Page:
Wellington Zoo's "extremely difficult" decision to euthanise a group of four male baboons has come under fire from Animal rights group Save Animals From Exploitation (SAFE).
The zoo said today the decision was made after the welfare of the animals was compromised following a breakdown of their social structure.
The breakdown of the Hamadryas baboons' social structure has led to a "critical risk situation" for the primates, including serious fighting causing injury and high levels of anxiety, Wellington Zoo chief executive Karen Fifield said in a statement.
"We have an important duty of care to ensure that all animals we care for at the Zoo experience positive welfare and unfortunately for these baboons this is no longer the case. When it comes to a decision like this we need to make a decision before the animals begin to suffer, in this case it is a matter of urgency," Ms Fifield said.
"This is not a decision that we have made lightly and it is very tough on all of us, but particularly those who dedicate themselves to caring for our animals. However, after extensive international research, lengthy discussions with our animal care, animal science and veterinary teams and other animal welfare experts, we are certain this is the kindest and most humane action we can take. Baboons are a social primate and the current situation is untenable for these animals."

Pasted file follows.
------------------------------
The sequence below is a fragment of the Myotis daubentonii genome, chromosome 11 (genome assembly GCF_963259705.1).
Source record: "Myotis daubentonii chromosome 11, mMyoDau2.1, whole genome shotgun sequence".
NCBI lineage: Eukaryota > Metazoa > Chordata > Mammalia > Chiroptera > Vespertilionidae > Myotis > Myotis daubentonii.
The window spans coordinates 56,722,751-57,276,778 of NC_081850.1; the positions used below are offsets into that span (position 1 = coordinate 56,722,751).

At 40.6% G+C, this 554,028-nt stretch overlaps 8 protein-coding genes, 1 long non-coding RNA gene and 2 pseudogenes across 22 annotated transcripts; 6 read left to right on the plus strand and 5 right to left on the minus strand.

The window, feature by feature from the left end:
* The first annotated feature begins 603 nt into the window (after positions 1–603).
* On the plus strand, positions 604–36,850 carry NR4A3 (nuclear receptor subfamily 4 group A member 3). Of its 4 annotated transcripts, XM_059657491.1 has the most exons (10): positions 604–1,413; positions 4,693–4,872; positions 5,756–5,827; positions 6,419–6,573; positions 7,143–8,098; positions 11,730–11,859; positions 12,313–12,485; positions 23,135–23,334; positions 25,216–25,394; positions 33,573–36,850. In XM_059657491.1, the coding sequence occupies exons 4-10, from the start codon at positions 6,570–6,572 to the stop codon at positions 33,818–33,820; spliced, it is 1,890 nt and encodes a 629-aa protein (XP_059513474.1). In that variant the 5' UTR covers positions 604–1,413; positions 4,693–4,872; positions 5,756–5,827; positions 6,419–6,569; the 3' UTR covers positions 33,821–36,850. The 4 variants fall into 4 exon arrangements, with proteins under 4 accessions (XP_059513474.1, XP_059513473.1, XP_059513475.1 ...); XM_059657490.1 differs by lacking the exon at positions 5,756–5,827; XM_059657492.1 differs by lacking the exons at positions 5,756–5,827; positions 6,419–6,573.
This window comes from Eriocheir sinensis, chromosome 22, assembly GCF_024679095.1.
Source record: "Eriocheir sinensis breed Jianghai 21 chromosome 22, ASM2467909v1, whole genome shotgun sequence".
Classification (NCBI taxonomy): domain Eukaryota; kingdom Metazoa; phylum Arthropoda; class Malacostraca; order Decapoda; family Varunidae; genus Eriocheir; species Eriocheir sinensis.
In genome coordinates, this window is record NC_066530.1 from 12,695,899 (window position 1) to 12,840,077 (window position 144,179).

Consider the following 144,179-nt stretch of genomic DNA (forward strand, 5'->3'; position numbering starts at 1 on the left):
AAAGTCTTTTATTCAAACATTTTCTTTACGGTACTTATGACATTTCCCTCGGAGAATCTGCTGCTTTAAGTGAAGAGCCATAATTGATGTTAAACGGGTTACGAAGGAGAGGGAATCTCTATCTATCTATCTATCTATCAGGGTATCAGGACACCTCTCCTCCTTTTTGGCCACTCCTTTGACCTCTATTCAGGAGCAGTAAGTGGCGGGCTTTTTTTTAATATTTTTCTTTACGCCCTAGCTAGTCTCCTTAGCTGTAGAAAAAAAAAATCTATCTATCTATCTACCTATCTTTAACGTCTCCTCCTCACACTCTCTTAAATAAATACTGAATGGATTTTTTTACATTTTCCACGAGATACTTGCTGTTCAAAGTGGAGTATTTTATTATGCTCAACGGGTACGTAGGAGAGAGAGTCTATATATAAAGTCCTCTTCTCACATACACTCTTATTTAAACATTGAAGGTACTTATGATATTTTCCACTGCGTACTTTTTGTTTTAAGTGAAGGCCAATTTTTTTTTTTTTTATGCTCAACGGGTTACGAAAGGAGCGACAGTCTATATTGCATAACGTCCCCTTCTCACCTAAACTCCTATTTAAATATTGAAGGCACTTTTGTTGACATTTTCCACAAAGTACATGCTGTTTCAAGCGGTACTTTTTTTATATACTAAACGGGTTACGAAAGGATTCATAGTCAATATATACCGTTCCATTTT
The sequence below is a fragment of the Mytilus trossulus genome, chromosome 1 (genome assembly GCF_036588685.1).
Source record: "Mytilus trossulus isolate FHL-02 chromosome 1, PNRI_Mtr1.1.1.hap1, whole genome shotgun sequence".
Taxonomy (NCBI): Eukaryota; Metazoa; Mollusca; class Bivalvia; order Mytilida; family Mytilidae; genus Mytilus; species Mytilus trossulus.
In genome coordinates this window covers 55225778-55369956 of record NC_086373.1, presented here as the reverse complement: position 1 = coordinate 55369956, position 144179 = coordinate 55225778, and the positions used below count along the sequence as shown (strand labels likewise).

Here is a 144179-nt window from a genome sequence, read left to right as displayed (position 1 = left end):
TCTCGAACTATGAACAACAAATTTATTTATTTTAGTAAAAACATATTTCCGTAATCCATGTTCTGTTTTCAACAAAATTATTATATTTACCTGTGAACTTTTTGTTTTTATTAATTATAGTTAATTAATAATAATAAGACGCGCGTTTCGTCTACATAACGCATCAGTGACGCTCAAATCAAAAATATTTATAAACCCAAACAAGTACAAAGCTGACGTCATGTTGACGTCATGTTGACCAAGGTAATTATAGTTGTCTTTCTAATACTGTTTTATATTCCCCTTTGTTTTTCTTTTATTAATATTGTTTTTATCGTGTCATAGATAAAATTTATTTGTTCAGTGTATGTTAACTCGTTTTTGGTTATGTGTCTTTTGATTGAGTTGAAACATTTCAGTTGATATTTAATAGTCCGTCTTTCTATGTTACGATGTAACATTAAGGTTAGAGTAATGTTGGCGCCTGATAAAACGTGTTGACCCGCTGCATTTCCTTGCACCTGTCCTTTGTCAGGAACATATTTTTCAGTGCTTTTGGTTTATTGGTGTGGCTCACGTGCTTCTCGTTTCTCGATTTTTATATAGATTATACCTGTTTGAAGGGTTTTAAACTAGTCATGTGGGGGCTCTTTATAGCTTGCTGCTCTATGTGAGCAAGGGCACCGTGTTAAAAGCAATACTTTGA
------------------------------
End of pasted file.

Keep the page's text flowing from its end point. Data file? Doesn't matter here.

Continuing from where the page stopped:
Various options, including rehoming the primates through the breeding programme, were explored but were either "not possible, or would not improve the welfare state of the baboons", she said.
"It's an incredibly sad day for all of us at Wellington Zoo, and although it's been a very distressing decision to make, our utmost regard for the animals' welfare made this decision necessary.
"It is our ultimate responsibility to ensure our animals live good lives without suffering. Our Zoo team and our community loved the baboons and we will all miss them terribly."
Animal rights group Save Animals From Exploitation (SAFE) responded, saying the decision "again highlights the inherent cruelty of animal captivity for entertainment".
"Social structures suffer in enclosed environments and could be attributed to fighting and anxiety for animals. When these social systems break down and there is fighting, vulnerable animals are not in a position to be able to escape as they would in the wild," SAFE chief executive Debra Ashton said.